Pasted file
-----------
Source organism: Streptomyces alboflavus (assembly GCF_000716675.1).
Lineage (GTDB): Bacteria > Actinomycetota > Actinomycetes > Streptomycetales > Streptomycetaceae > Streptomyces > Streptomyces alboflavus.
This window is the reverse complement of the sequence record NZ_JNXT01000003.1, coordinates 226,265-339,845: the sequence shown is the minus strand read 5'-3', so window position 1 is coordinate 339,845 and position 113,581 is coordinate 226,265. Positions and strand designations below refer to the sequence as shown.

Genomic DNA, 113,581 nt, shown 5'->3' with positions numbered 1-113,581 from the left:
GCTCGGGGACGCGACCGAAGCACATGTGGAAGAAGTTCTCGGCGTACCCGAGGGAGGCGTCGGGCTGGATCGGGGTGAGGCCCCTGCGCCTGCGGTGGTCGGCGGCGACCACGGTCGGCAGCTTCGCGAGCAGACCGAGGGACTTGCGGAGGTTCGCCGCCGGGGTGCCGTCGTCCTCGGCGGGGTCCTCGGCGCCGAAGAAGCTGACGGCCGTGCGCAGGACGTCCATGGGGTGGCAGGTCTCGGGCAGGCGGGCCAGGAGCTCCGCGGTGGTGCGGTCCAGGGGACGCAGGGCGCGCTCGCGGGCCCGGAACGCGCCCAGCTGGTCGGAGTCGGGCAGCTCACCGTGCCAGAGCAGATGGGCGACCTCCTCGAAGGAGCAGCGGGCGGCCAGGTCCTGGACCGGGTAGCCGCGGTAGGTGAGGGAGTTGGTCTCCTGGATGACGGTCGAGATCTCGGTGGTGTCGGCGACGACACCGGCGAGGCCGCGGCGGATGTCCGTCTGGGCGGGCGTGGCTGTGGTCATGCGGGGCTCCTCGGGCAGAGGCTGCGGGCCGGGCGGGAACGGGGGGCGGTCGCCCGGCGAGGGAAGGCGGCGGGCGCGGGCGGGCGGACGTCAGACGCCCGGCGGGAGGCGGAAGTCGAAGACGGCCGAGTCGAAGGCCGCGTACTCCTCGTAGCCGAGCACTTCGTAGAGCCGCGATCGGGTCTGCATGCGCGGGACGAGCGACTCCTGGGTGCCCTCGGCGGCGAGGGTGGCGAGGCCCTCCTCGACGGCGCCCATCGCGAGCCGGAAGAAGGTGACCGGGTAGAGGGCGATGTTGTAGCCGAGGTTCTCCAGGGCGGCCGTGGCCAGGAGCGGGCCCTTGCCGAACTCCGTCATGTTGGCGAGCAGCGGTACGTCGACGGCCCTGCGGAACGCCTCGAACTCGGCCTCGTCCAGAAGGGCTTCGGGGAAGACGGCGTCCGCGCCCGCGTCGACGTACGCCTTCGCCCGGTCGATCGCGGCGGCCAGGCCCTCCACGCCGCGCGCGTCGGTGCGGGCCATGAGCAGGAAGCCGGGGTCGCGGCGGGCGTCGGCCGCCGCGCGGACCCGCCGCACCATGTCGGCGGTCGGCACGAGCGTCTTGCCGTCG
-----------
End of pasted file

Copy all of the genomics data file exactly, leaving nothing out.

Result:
Source organism: Streptomyces alboflavus (assembly GCF_000716675.1).
Lineage (GTDB): Bacteria > Actinomycetota > Actinomycetes > Streptomycetales > Streptomycetaceae > Streptomyces > Streptomyces alboflavus.
This window is the reverse complement of the sequence record NZ_JNXT01000003.1, coordinates 226,265-339,845: the sequence shown is the minus strand read 5'-3', so window position 1 is coordinate 339,845 and position 113,581 is coordinate 226,265. Positions and strand designations below refer to the sequence as shown.

Genomic DNA, 113,581 nt, shown 5'->3' with positions numbered 1-113,581 from the left:
GCTCGGGGACGCGACCGAAGCACATGTGGAAGAAGTTCTCGGCGTACCCGAGGGAGGCGTCGGGCTGGATCGGGGTGAGGCCCCTGCGCCTGCGGTGGTCGGCGGCGACCACGGTCGGCAGCTTCGCGAGCAGACCGAGGGACTTGCGGAGGTTCGCCGCCGGGGTGCCGTCGTCCTCGGCGGGGTCCTCGGCGCCGAAGAAGCTGACGGCCGTGCGCAGGACGTCCATGGGGTGGCAGGTCTCGGGCAGGCGGGCCAGGAGCTCCGCGGTGGTGCGGTCCAGGGGACGCAGGGCGCGCTCGCGGGCCCGGAACGCGCCCAGCTGGTCGGAGTCGGGCAGCTCACCGTGCCAGAGCAGATGGGCGACCTCCTCGAAGGAGCAGCGGGCGGCCAGGTCCTGGACCGGGTAGCCGCGGTAGGTGAGGGAGTTGGTCTCCTGGATGACGGTCGAGATCTCGGTGGTGTCGGCGACGACACCGGCGAGGCCGCGGCGGATGTCCGTCTGGGCGGGCGTGGCTGTGGTCATGCGGGGCTCCTCGGGCAGAGGCTGCGGGCCGGGCGGGAACGGGGGGCGGTCGCCCGGCGAGGGAAGGCGGCGGGCGCGGGCGGGCGGACGTCAGACGCCCGGCGGGAGGCGGAAGTCGAAGACGGCCGAGTCGAAGGCCGCGTACTCCTCGTAGCCGAGCACTTCGTAGAGCCGCGATCGGGTCTGCATGCGCGGGACGAGCGACTCCTGGGTGCCCTCGGCGGCGAGGGTGGCGAGGCCCTCCTCGACGGCGCCCATCGCGAGCCGGAAGAAGGTGACCGGGTAGAGGGCGATGTTGTAGCCGAGGTTCTCCAGGGCGGCCGTGGCCAGGAGCGGGCCCTTGCCGAACTCCGTCATGTTGGCGAGCAGCGGTACGTCGACGGCCCTGCGGAACGCCTCGAACTCGGCCTCGTCCAGAAGGGCTTCGGGGAAGACGGCGTCCGCGCCCGCGTCGACGTACGCCTTCGCCCGGTCGATCGCGGCGGCCAGGCCCTCCACGCCGCGCGCGTCGGTGCGGGCCATGAGCAGGAAGCCGGGGTCGCGGCGGGCGTCGGCCGCCGCGCGGACCCGCCGCACCATGTCGGCGGTCGGCACGAGCGTCTTGCCGTCG